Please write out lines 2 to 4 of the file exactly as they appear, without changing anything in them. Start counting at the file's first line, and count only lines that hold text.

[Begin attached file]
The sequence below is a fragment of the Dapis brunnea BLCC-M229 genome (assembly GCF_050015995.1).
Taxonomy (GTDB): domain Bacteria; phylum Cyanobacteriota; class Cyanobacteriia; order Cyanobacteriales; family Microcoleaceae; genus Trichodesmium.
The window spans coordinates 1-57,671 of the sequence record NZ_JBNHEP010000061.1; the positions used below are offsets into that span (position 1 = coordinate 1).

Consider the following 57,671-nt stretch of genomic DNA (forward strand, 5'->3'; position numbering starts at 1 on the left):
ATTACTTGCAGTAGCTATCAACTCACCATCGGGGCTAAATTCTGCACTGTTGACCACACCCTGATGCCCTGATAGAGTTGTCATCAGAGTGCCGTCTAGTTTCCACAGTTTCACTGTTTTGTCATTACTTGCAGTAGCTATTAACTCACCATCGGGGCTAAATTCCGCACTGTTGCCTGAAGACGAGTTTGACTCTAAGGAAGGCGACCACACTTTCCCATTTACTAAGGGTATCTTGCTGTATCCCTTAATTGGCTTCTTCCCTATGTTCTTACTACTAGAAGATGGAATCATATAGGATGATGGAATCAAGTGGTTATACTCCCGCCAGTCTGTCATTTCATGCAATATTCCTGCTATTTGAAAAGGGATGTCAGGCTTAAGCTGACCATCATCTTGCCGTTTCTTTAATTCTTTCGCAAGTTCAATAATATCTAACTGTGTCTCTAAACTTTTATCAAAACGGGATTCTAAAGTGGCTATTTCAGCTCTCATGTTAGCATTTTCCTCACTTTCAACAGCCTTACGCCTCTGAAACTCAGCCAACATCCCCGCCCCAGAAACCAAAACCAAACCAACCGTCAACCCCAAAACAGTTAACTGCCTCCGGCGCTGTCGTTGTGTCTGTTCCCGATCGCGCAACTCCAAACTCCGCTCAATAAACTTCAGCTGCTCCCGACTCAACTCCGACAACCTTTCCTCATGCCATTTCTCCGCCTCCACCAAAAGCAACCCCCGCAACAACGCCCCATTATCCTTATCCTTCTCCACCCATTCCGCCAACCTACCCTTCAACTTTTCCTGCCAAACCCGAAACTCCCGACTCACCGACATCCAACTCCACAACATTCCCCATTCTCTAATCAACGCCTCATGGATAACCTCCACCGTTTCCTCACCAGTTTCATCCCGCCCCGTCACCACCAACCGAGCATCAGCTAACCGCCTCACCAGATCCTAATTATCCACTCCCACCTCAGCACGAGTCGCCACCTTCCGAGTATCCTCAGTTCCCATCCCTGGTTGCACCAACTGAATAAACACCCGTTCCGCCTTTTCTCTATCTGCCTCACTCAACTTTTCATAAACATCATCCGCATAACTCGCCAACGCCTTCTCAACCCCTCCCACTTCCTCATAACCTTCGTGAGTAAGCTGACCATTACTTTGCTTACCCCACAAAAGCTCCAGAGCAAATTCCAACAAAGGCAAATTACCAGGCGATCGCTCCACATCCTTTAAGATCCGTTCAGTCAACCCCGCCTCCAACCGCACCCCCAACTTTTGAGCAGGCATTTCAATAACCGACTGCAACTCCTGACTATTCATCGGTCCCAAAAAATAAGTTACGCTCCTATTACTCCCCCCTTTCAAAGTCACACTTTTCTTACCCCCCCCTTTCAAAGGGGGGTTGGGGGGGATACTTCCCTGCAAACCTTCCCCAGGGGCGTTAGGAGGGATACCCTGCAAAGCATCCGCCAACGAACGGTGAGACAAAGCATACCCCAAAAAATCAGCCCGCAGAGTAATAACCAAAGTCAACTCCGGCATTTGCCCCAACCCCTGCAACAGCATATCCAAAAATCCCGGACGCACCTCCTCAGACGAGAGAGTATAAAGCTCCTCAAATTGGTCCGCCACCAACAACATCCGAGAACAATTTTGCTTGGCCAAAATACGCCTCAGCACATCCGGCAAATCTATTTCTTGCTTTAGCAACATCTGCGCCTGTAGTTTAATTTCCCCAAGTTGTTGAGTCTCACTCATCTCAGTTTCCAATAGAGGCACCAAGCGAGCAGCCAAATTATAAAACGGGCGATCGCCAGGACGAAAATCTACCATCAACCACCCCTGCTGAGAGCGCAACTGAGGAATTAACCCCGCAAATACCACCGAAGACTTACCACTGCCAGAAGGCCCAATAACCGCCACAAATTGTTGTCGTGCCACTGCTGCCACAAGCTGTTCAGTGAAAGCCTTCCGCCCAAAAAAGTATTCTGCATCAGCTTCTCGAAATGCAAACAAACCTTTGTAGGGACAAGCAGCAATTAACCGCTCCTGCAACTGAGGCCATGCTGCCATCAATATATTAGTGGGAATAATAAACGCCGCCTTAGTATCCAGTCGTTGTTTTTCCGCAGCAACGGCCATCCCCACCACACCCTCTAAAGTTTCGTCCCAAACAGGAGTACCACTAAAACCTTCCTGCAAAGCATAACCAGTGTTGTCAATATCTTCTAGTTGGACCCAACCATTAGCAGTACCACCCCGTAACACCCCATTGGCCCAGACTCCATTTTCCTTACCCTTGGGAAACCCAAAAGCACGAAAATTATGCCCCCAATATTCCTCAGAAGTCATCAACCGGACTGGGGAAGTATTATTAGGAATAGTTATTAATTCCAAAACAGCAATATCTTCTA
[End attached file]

Taxonomy (GTDB): domain Bacteria; phylum Cyanobacteriota; class Cyanobacteriia; order Cyanobacteriales; family Microcoleaceae; genus Trichodesmium.
The window spans coordinates 1-57,671 of the sequence record NZ_JBNHEP010000061.1; the positions used below are offsets into that span (position 1 = coordinate 1).

Consider the following 57,671-nt stretch of genomic DNA (forward strand, 5'->3'; position numbering starts at 1 on the left):